- Stage 1 — Light sleep. Rapid eye movements (REM) and dreaming appear during this stage. People deprived of REM sleep become psychologically unstable. Most REM sleep occurs during the latter half of the night.
- Stage 2 — Intermediate sleep.
- Stage 3 — Deep sleep. This is the stage of delta sleep, when musculo-skeletal renewal takes places. Infants get almost all delta sleep because their bodies are growing so fast. As adults age, they need less delta sleep. Most delta sleep occurs during the first half of the night. People deprived of delta sleep often wake up with stiffness of the joints and soreness. They tend to run out of energy by two in the afternoon and have tender points in various muscles.
Tips for getting the best sleep:
- Keep regular hours of going to sleep and getting up.
- Don’t oversleep.
- Don’t take daynaps.
- Avoid too much warmth in the room.
- Avoid sudden or intermittent loud noises.
- Have regular aerobic exercise.
- No caffeine after 1:00p.m. (caffeine is the single biggest destroyer of delta sleep)
- Avoid more than two drinks of alcohol per night.
- Avoid tobacco, narcotics and sleeping pills.
Research has shown that up to 250 milligrams of caffeine will increase your alertness and productivity. More than that and you may become more frenetic but not more productive. One cup of dripilated coffee (which most people drink) contains the fill daily allotment of caffeine. The same is true for most colas. The next time your dinner waiter asks, “Would you like coffee?” think of him as saying, “May I destroy your delta sleep this evening?” Instead, asked for brewed decaf
Once your sleep is disrupted, it can take weeks or even months to restore normal sleeping patterns. Building a “citadel of sleep” is a complex process. Don’t be discouraged if it doesn’t happen right away. If you continue to have sleeping problems, there are sleep clinics around the country that specialize in helping people with sleeping disorders. There are no hard and fast rules about how many hours you should sleep at night. The number of hours people need varies tremendously, NUTRITION
Metabolic rate is the rate at which you burn ingested food. It varies and is influenced by genetics and your body composition. It is also influenced by the kind of exercise you do. The more muscular you are, the more rapid your metabolic rate. The higher your body fat, the lower your metabolic rate. To control your weight and stay young, do plenty of resistance exercises.
Never go on a restricted calorie diet. When you restrict calories, your metabolic rate goes down. When you start eating normally again, your metabolic rate is low so your body starts storing food as fat. That’s why the dieting process tends to be such a roller coaster experience.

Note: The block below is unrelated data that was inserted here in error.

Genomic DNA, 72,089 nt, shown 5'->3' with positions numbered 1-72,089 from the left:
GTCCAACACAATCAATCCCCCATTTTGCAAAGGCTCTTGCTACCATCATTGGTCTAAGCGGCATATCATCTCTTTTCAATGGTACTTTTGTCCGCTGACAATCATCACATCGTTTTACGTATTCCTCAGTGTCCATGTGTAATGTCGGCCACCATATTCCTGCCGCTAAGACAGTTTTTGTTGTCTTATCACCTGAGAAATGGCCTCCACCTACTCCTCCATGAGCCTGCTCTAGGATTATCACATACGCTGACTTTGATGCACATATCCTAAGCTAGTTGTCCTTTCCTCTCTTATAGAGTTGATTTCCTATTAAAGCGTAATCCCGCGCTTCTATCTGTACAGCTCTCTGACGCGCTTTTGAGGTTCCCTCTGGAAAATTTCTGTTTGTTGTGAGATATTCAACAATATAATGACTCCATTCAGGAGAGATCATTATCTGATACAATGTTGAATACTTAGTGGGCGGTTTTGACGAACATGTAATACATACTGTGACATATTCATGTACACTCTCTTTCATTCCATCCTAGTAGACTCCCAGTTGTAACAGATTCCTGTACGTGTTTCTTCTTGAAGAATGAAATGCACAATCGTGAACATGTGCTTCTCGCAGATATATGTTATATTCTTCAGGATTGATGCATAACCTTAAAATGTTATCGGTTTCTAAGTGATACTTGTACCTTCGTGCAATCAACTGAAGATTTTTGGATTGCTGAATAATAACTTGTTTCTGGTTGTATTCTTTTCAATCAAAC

Every person has a “fat set point,” which is the tendency to convert ingested calories into fat. This tendency is also influenced by genetic background and body composition. The fatter you are, the lower your fat set point tends to be. The composition of the fat in the foods you eat and exercise also influences the fat set point.
The key to maintenance of optimal body weight and health is aerobic and resistance exercises. Spot reducing is a myth because there is no conduit between a deposit of fat and the muscles beneath it. You can’t work specific muscles in order to get rd of specific deposits of fat. Don’t believe any infomercials that say you can spot reduce fat.
The Brigham Young Center for Optimal Performance offers the following guidelines for optimal health:
- Mildly restrict calories
- Avoid foods that get more than 25% of their calories from fat. To determine how much fat is in a food, multiply the number of grams of fat times nine. That equals the total amount of calories from fat. Then divide that number by the calories per serving.
- Beware of deceptive food labeling. The FDA says labeling can’t lie, but it doesn’t prevent food companies from deceptive labeling. Many labels say “low fat,” when the food is actually very high in fat. The percentage of fat by weight may be low, but the percentage of fat in calories is very high. Ignore the percentage of fat by weight and concentrate on the caloric percentage.
- Don’t skip meals and then binge. It’s much better to eat several small meals than one large one. When you take in huge amounts of calories, a higher percentage will get stored as fat. You can’t burn it all because you overwhelm your metabolic machinery.
- Eat wholesome foods like fruits and vegetables. Avoid fatty foods like cheese, cream, butter, nuts and alcohol. Alcohol is very calorie-intensive, but it is mostly empty calories. Most nuts are at least 60% fat. They don’t contain cholesterol but they’re still high in fat.
- Avoid simple carbohydrates, especially sugar. Sugar is absorbed almost instantaneously and triggers a large output of insulin, which directs the calories into fat. Complex carbohydrates also absorbed as sugar, but it takes much longer to absorb them so you don’t get the insulin overdose.
- Drink at least six glasses of water a day. Often when you think you’re hungry, you’re really thirsty.
- Aerobic exercise for one consecutive hour each day. After the first half hour, your enzymes shift toward mobilizing fat.
- Avoid artificial sweeteners because they increase the craving for simple carbohydrates. You don’t have to eliminate them from your diet, but keep them to a minimum.
Above all, think positive. Your moods, attitudes, beliefs and emotional states can and do influence your immune system. A growing body of literature relates the capability of the brain to the way the immune system responds. This literature shows a direct linkage between brain function and immune response. Your attitude, the presence or absence of stress and the way you respond to it profoundly influence the way you respond to disease.
You can choose your mood and physiological states simply by willing it to happen. When a mood falls upon you, don’t believe that you’re stuck with it. You are not a passive victim of mood. You can change it simply by making the choice to do so.